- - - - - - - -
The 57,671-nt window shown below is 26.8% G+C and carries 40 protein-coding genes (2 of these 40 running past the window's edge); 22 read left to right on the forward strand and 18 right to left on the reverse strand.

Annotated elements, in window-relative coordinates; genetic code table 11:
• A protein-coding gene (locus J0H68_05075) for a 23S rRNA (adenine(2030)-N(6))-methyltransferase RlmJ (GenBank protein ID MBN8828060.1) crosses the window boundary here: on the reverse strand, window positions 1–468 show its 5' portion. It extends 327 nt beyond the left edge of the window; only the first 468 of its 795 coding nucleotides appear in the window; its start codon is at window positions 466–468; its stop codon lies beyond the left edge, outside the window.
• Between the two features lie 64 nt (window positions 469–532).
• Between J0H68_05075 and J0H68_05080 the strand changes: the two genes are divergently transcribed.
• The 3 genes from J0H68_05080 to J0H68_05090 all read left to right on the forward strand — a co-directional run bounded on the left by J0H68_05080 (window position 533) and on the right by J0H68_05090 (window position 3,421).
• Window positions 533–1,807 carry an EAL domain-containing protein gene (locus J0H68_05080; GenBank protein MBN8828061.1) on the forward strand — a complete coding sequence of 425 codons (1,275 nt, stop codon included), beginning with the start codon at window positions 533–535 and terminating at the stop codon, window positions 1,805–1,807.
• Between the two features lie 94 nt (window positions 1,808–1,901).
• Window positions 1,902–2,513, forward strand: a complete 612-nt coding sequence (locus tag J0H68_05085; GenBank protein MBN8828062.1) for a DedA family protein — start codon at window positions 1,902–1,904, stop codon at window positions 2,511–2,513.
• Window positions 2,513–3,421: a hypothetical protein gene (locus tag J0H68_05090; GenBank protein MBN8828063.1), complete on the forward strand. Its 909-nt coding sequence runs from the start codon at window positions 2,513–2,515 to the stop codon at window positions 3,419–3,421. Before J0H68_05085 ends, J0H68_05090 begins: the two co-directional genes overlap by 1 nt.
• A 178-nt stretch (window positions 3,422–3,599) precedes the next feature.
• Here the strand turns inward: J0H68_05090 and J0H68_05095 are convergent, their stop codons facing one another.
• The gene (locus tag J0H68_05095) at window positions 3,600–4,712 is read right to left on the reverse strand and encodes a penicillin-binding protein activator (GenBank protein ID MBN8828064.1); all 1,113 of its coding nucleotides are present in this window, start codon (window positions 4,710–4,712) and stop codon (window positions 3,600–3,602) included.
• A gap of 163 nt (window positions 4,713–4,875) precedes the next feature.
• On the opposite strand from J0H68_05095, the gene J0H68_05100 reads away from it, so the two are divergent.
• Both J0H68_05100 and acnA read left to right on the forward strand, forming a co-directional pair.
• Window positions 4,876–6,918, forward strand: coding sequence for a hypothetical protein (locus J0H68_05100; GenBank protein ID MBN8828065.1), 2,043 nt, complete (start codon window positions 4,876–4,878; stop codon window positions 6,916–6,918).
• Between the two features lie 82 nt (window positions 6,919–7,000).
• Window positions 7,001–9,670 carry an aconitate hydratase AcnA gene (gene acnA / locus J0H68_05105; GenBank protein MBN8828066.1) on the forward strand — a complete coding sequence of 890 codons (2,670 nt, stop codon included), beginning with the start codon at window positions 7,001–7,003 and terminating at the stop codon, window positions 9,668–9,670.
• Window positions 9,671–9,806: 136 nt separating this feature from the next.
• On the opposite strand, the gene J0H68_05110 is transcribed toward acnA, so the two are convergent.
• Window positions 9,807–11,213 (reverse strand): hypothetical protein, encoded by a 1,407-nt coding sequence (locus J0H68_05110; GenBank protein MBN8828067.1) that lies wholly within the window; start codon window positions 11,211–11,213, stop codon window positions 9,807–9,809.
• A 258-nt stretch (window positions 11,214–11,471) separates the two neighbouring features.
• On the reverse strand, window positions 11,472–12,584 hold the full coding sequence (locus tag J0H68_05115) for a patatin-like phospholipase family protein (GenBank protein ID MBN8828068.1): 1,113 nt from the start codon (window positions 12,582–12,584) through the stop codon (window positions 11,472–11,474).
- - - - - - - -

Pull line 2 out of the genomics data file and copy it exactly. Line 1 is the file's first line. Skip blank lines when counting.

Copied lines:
Annotated elements, in window-relative coordinates; genetic code table 11: